Social media facilitate the adoption of problematic behaviors (e.g., incivility) or risky practices (e.g., disclosing too much). But the exact psychological mechanisms and ways to protect against negative consequences of such behavioral contagion effects are unknown. Masur combines experimental, tracking, and simulation methods to study online behavioral contagion and its boundary conditions. He further analyzes whether media literacy protects against irrational adoption of problematic behaviors and tests whether subtle nudges embedded into the social media design can buffer against negative influence on social media.
Elanie Rodermond receives the Veni for her research: Jihadi-brides and neo-Nazi wives? Women’s pathways into and out of extremism
Women play a key, but understudied role in (violent) extremist groups, and their involvement generates significant societal risks, for example through the intergenerational transmission of violent extremist ideologies. Yet, they are still often depicted as ‘naïve brides’, ‘the partner of’ or ‘victims’, hampering in-depth investigation of their extremist engagement and disengagement processes. Rodermond combines insights from life-course criminological research on male extremists and general female offenders with the use of unique primary data to study why and when women engage in and disengage from terrorism and violent extremism. Results will contribute to tailored programmes to prevent women’s extremist involvement.
Social and Cultural Anthropologist Eva van Roekel receives the Veni for her research: Emergency Ethics: Crisis, Nature, and Wealth in Venezuela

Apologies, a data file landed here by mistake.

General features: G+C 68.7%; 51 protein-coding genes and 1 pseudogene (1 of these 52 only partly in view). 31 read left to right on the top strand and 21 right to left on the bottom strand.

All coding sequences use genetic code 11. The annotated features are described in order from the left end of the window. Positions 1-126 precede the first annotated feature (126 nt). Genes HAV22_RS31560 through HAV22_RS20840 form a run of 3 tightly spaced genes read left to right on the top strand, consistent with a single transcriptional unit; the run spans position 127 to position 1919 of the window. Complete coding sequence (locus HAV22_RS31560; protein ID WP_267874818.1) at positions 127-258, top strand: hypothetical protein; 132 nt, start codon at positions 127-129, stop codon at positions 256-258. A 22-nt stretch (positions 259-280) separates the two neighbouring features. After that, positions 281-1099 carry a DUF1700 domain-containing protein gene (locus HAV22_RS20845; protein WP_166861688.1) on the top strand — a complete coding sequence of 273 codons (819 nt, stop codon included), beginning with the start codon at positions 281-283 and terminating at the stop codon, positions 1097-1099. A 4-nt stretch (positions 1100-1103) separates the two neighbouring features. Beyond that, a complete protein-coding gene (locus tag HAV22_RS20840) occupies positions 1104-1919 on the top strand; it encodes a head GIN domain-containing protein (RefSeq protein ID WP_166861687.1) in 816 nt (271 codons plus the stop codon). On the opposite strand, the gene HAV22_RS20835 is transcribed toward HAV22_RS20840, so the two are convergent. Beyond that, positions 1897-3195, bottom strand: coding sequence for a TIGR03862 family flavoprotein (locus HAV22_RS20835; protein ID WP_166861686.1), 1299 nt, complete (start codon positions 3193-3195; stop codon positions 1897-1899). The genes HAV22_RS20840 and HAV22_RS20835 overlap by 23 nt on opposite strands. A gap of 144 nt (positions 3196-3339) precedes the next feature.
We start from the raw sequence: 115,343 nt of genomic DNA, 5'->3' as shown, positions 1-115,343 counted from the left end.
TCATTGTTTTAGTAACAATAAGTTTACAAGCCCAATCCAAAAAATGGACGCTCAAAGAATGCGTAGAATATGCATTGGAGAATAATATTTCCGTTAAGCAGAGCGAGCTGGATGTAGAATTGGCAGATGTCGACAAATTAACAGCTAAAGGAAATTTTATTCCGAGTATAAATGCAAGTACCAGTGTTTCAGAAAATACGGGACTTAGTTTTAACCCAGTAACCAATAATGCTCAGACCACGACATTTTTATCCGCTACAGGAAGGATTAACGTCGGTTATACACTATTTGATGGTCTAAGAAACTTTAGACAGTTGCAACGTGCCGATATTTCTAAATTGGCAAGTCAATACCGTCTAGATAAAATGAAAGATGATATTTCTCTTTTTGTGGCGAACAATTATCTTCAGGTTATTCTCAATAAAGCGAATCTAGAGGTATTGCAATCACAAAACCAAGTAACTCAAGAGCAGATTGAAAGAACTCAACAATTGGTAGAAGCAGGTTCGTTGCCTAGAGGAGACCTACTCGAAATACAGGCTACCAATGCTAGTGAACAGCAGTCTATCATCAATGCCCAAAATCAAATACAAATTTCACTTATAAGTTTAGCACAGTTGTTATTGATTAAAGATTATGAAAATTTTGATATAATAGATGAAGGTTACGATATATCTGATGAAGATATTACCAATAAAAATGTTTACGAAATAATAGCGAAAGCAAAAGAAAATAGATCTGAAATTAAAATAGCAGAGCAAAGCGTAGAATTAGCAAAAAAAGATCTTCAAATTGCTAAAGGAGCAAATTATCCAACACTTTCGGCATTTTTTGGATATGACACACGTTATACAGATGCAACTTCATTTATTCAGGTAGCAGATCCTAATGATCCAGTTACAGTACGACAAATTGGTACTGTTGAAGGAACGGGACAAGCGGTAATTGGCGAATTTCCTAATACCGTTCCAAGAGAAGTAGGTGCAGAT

Due to the protracted humanitarian crisis, many Venezuelans currently sustain their livelihoods at the expense of others and nature through resource extraction, smuggling, money transfers, and trading cryptocurrencies. These emergency practices are linked to global supply chains and international organized crime, wherein individuals and companies make astronomical profits from sustaining the crisis. Van Roekel will ethnographically investigate how Venezuelans in rural and urban areas justify these actions. Herewith she will provide new insights about ethical behavior during crisis and determine how prolonged crisis affects the moral relations between social and environmental justice.
Assistant Professor of Migration Law Janna Wessels receives the Veni for her research: Speaking Human Rights. Translating Migration Control Measures into Human Rights Language
Imagine the situation in refugee camps at the borders of Europe, the de facto detention of asylum seekers, or push backs at the Mediterranean Sea. From the outset it seems that human rights norms forbid such practices. However, States often successfully litigate before the European Court of Human Rights to ensure that their migration control practices are not unlawful under human rights law. How do States do this? The research of Wessels is the first to provide a comprehensive analysis of the legal techniques that governments strategically deploy to use human rights litigation in their favour.
The Veni is awarded annually by NWO. These awards relate to the second and final part of the Veni round 2021. In recent years, NWO has had to shift the planning of the Veni rounds, forced by corona and a hack. Last spring, this led to a split in the planning between the various scientific domains. For the domains Science (no pre-proposal phase yet) and ZonMw (not affected by the hack), NWO used the original planning prior to the hack; the awards were already announced in December 2021.
Together with Vidi and Vici, Veni is part of the NWO Talent Programme. Veni is aimed at researchers who have recently obtained their doctorate. Within the Talent Programme, researchers are free to submit their own subject for funding. In this way, NWO stimulates curiosity-driven and innovative research. NWO selects researchers based on the quality of the researcher, the innovative nature of the research, the expected scientific impact of the research proposal and possibilities for knowledge utilization.
Read more on the NWO website